Arnold Kling  

Economics of Obesity

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Surveys Vs. Revealed Preferenc... Comment of the Week, 2003-05-1...

Obesity is getting increased attention from health policy experts and economists. Roger Bate writes,


My analysis is preliminary and in any case proves nothing, but it is indicative that fast food has little to do with overall obesity rates. If fast food were the main cause of weight gain, we would expect to see the UK and France, with high fast food penetration, being the most obese. Yet it is Greece that has the most obese population, with over 70 percent of adults clinically overweight, while the country has few McDonald's restaurants.

The [International Obesity Task Force] claims that because many of the influences on obesity are cultural and environmental, "it is no longer acceptable to blame the individual for their obesity." I couldn't disagree more; ultimately the responsibility lies with the individual.


For Discussion. How should the cost of health care to treat obesity-related problems be allocated among the individuals themselves, taxpayers, and food providers?


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COMMENTS (6 to date)
Eric writes:

Smoking, smoking, smoking.

That's the answer. As Americans have quit smoking, they have gotten fatter. What's the everage weight gain for a quitter, 15 pounds? How much weight has the average American gained over the last 30 years (a time when smoking rates have plunged)? 15 pounds!

Coincidence? I don't think so.

The dirty little secret about cigarettes is that if you can get past the "little" problem of them causing lung cancer (for instance, if you have some genetic trait that protects you from lung cancer), then smoking might acutally be good for you. It keeps you thin, which wards off the obesity related problems.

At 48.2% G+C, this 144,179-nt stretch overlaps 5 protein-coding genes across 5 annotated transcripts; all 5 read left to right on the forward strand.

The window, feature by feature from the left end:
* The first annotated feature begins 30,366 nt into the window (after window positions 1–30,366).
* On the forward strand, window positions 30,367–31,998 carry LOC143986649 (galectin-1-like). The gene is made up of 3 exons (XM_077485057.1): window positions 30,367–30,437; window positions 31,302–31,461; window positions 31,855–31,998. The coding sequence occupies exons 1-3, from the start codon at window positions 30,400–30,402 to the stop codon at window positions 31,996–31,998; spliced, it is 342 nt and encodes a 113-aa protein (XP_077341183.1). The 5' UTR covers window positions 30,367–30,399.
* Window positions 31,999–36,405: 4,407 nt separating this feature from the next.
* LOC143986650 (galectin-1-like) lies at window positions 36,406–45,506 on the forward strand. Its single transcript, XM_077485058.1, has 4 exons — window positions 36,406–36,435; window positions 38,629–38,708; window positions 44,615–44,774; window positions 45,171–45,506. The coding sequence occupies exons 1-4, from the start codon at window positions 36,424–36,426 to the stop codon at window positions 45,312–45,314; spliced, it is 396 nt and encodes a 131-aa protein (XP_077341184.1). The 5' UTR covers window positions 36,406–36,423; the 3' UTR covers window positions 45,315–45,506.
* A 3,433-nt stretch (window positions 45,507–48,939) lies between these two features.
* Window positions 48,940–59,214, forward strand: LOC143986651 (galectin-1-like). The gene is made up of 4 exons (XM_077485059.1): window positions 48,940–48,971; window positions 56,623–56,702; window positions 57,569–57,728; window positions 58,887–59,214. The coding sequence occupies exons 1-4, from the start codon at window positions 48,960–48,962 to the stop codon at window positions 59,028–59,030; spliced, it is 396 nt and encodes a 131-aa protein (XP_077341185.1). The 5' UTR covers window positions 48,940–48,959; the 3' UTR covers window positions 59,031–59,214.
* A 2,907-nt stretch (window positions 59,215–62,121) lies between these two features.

How about we sue all the do-gooders that fought the war on cigarettes for the costs related to the unintended consequences of ex-smoker related obesity!

David writes:

Interesting comment by Eric. I'm surprised I've never heard it before.

The cost of health care for all ailments, especially preventable ones, should be assumed by the individual - or altrusts who might want to help on their own initiative.

One of my great fears about socialized medicine is that it will justify and even neccesitate government interventions in just about every part of our lives! Seatbelts, motorcycle helments, smoking? That's just the beginning! Fast food, salt, tie-shoes (podiatry),... That's still the beginning.

Imagine society where lights are out at 9pm, and a strenuous exercise regime begins at 6am, followed by a bland breakfast (no coffee), limited time at the keyboard (what's the word for 'care of the hand'), ... until evening when you get *exactly* 2.34 glasses of wine (red only) with a fish (oily fish only) dinner, etc.

Arnold Kling writes:

I don't think that reduced smoking is the whole story. As an article in the latest Atlantic Monthly points out, the obesity epidemic is worldwide. I don't think other countries have clamped down on smoking as hard as we have, so I am inclined to go with the usual suspects of less exercise and increased food supply.

Philip writes:

I think that the original posting states the problem in morally absolute terms that may not be helpful in dealing with the problem. I thought that Richard Posner's point is that the best way to solve social problems was to make the person who could deal with them at the lowest cost responsible for solving or reducing the problem. It very well may be that the obese individual is the person who can deal with the problem at the lowest cost. But no evidence has been introduced to prove this. The very analysis is more like a preacher and less like a social scientist.

Eric writes:

Arnold,

I don't doubt that there are many factors to the trend toward obesity. But smoking is a BIG factor.

http://www.upenn.edu/ldi/obesity.doc

Eric writes:

Arnold,

I don't doubt that there are many factors to the trend toward obesity. But smoking is a BIG factor.

http://www.upenn.edu/ldi/obesity.doc

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